Need Help With Your Golf Game? Consider The Lessons of Six Sigma

Need Help With Your Golf Game? Consider The Lessons of Six Sigma

By Discovery Lean Six Sigma

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Need Help With Your Golf Game? Consider The Lessons of Six Sigma

For those who play the game, golf can be both the source of great joy and terrible frustration.

This article looks at dealing with that second part.

No matter how much all of us shrug it off with the gang back at the clubhouse, not playing well – especially making the same mistakes over and over – gets to us. Maybe it’s not consistently driving the ball well. Maybe your putting game has never been what it should.

Whatever it is, it’s probably driving you a little crazy.

As veteran professional golfer Raymond Floyd said, “They call it golf because all the other four letter words were taken.”

But help for your game might come from an unusual place: Six Sigma. That’s right, a system with its roots in 19th century math and originally designed to improve manufacturing processes can actually help with your golf game.

OK, but how?

Analyzing Your Game

Essentially, Six Sigma provides concepts that you can adapt to analyze your game and isolate the weak spots. Don’t feel bad. We all have them.

Much as executives and managers in baseball have discovered that analytics takes out emotional factors in decisions, Six Sigma can do the same in helping you analyze your game. By paying attention and recording some simple statistics and outcomes as you play, you can start zoning in on why you are not playing as well as you know you can.

While applying a methodical process can prove complicated when dealing with team dynamics, it’s a bit more straightforward when you are just dealing with you.

Three Principles To Keep In Mind

Six Sigma contains many different ideas, but here are three aspects to keep in mind.

Variation – This exists in every process, including playing golf, and it is the enemy of consistent performance. Six Sigma requires you to analyze each step of the process for what works and what doesn’t, then eliminate (or at least minimize) the variations that impede success.

Focus on Input – The old saying “garbage in, garbage out” became an old saying because it’s true. To change the end result (your golf score) you have to focus on the details of the inputs that lead to that result (short game, driving, putting, club selection). Making improvements in these individual areas helps drive better overall results.

The Critical Few – When it comes to inputs, typically a handful make the biggest differences. When working on improving your golf game, focus on the few critical areas that most impact performance and improve them.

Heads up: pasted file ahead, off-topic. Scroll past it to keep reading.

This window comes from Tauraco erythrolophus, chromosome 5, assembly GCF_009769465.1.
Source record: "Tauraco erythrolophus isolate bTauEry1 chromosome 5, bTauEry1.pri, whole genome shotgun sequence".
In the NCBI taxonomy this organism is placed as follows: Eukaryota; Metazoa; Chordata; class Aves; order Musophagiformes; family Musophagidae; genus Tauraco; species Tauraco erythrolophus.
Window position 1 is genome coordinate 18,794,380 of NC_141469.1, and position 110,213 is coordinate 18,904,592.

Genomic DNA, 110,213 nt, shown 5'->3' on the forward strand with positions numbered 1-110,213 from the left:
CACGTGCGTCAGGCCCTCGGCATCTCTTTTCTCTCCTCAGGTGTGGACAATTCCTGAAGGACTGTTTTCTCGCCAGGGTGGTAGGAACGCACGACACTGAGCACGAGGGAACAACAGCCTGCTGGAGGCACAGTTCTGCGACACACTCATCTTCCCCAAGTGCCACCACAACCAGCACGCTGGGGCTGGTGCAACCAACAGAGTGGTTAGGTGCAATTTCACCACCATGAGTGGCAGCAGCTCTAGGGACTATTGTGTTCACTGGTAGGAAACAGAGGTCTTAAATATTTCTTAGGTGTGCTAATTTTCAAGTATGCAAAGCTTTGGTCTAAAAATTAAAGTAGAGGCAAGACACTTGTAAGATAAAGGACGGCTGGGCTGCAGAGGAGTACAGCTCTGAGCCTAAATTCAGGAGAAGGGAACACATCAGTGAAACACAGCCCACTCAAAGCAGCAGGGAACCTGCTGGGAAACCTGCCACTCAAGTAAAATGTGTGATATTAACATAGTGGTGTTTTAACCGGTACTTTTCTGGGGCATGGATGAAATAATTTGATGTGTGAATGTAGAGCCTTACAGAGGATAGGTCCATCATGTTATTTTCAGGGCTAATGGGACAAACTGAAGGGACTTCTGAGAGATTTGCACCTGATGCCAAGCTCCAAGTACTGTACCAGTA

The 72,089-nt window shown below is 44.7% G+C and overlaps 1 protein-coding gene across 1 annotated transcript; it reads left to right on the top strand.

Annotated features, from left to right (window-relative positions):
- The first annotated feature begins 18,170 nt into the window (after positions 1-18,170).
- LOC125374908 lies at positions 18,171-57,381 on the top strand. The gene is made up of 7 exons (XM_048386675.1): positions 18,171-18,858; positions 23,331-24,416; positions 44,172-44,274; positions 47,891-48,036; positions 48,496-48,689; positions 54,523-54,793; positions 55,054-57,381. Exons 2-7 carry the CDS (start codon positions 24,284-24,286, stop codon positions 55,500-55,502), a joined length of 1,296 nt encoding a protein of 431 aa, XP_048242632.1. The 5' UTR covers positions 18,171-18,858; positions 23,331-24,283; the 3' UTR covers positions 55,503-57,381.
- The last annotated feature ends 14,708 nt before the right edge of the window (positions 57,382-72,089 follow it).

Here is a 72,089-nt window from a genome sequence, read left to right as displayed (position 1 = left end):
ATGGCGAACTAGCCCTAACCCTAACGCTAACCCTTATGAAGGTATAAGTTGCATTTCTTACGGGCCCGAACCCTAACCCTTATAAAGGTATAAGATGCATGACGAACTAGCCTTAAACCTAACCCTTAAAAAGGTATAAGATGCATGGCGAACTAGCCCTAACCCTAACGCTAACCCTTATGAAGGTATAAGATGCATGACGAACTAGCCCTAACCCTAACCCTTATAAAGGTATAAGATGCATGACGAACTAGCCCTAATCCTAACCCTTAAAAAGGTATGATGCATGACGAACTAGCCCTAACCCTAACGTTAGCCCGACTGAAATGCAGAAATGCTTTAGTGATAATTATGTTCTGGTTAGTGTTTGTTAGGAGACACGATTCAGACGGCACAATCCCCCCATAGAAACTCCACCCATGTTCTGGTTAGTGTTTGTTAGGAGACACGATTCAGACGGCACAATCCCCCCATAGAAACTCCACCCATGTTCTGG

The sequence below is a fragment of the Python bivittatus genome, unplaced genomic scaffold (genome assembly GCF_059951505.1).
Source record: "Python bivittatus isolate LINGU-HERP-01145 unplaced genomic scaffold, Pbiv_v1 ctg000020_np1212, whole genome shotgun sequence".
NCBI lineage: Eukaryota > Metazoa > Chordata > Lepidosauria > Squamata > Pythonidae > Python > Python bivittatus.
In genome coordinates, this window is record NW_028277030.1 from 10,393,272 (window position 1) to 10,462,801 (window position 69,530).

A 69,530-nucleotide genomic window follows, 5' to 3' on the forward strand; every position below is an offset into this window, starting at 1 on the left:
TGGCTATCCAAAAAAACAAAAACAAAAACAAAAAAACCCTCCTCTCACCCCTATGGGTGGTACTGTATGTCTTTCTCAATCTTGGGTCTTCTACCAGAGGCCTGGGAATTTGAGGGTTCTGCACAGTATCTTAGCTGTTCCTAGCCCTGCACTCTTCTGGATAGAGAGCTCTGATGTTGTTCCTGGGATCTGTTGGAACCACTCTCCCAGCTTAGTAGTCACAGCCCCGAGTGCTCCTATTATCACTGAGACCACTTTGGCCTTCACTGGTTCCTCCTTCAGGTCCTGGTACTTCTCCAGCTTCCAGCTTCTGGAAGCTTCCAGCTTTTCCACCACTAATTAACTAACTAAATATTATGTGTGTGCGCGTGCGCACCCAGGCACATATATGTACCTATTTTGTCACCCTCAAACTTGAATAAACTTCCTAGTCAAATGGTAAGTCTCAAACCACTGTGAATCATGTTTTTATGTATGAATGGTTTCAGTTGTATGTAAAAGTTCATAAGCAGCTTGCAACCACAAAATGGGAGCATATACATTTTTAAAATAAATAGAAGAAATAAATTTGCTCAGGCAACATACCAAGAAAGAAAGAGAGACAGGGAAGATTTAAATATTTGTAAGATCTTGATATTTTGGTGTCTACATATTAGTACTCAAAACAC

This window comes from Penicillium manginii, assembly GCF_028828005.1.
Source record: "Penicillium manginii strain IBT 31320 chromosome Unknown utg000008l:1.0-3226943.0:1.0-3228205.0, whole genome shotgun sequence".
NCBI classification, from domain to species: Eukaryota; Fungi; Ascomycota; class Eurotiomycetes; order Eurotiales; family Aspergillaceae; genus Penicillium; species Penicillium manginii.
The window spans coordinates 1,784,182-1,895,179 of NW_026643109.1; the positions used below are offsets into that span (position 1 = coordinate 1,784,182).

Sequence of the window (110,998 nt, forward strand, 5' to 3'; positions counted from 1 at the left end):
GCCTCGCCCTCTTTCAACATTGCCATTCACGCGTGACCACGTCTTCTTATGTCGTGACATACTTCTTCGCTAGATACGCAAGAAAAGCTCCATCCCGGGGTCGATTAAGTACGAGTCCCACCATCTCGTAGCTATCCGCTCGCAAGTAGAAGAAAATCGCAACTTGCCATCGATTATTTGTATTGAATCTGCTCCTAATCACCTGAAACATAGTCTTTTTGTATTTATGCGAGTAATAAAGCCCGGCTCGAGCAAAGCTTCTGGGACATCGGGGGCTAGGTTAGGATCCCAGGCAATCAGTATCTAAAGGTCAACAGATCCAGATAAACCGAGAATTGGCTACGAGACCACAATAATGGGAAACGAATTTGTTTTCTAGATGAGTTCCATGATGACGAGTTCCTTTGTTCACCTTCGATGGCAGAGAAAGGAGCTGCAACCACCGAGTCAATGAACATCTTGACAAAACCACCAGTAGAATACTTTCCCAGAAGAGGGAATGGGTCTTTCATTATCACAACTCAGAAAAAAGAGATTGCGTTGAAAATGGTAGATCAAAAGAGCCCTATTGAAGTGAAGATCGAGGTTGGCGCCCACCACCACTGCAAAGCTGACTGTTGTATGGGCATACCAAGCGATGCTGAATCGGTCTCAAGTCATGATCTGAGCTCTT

Putting It Into Practice

Practice makes perfect – another worthy old saying. However, practice doesn’t mean simply picking up a bucket of balls and hacking away dozens of times, hoping for a different result. That won’t happen.

With practice, you should focus on what works best and what does not. But don’t try to do everything all at once. Instead, focus on one aspect of your game.

Using the three areas mentioned above, here are some specifics to keep in mind. Let’s focus just on putting, but you can do this with any phase of the game.


Six Sigma’s data-driven methodology teaches companies how to analyze a process and reduce the number of defects per action to the minimum possible. The first step is to analyze the current process to see where there are wasted steps, duplication or missed important steps.

In the case of golf, you want to record what went right and what went wrong. A golf scorecard actually provides an easy way to do this.


On the scorecard, record the distance and whether your shot was long, short or to the left or right of the hole. Record this information during your next round of golf and patterns will emerge from the statistics, clearly showing the areas where you need the most work.

Why is this important? Because just a slight edge can save you an extra shot on the green. For example, becoming good at making lag putts can set you up for easy, final short putts.


Here is where practice comes into play. If you have difficulty with lag putts, then work on that. You can’t control all the variables – wind, humidity, your own adrenalin rate – but you can work to eliminate variations in your swing and the putter face angle.

The idea, just like with businesses that use Six Sigma, is to eliminate the errors and variations. Once you’ve found a method that works, practice it until it becomes second nature.

The Critical Few

In putting, simple works best. While many variables exist in a putt, most golfers agree there are three main variables that should be controlled. This is where you want your main focus.

  • Dead hands. Don’t bend the wrists.
  • Pendulum swing. Swing from the shoulders, not the arms.
  • Ball forward. In your stance, position the ball forward to limit bouncing and produce a straight roll.

Putting is just one area where a Six Sigma approach can help your game. The same can be applied for improving driving off the tee and refining your short game.

Finally, keep this in mind: you play golf to enjoy yourself. Unlike in business, using Six Sigma in sport is not about achieving perfection, which is impossible, although Jack Nicklaus in 1972 and Tiger Woods in 2000 came pretty close.

The goal is to address key problem areas to improve performance, not become perfect. However, it’s good to keep in mind these words of wisdom from professional golfer Fred Couples:

“Golf is supposed to be fun, but I don’t think anything is fun if you’re not doing it reasonably well.”

The post Need Help With Your Golf Game? Consider The Lessons of Six Sigma appeared first on Six Sigma Daily.

By: James LoPresti
Posted: August 10, 2017, 12:34 pm

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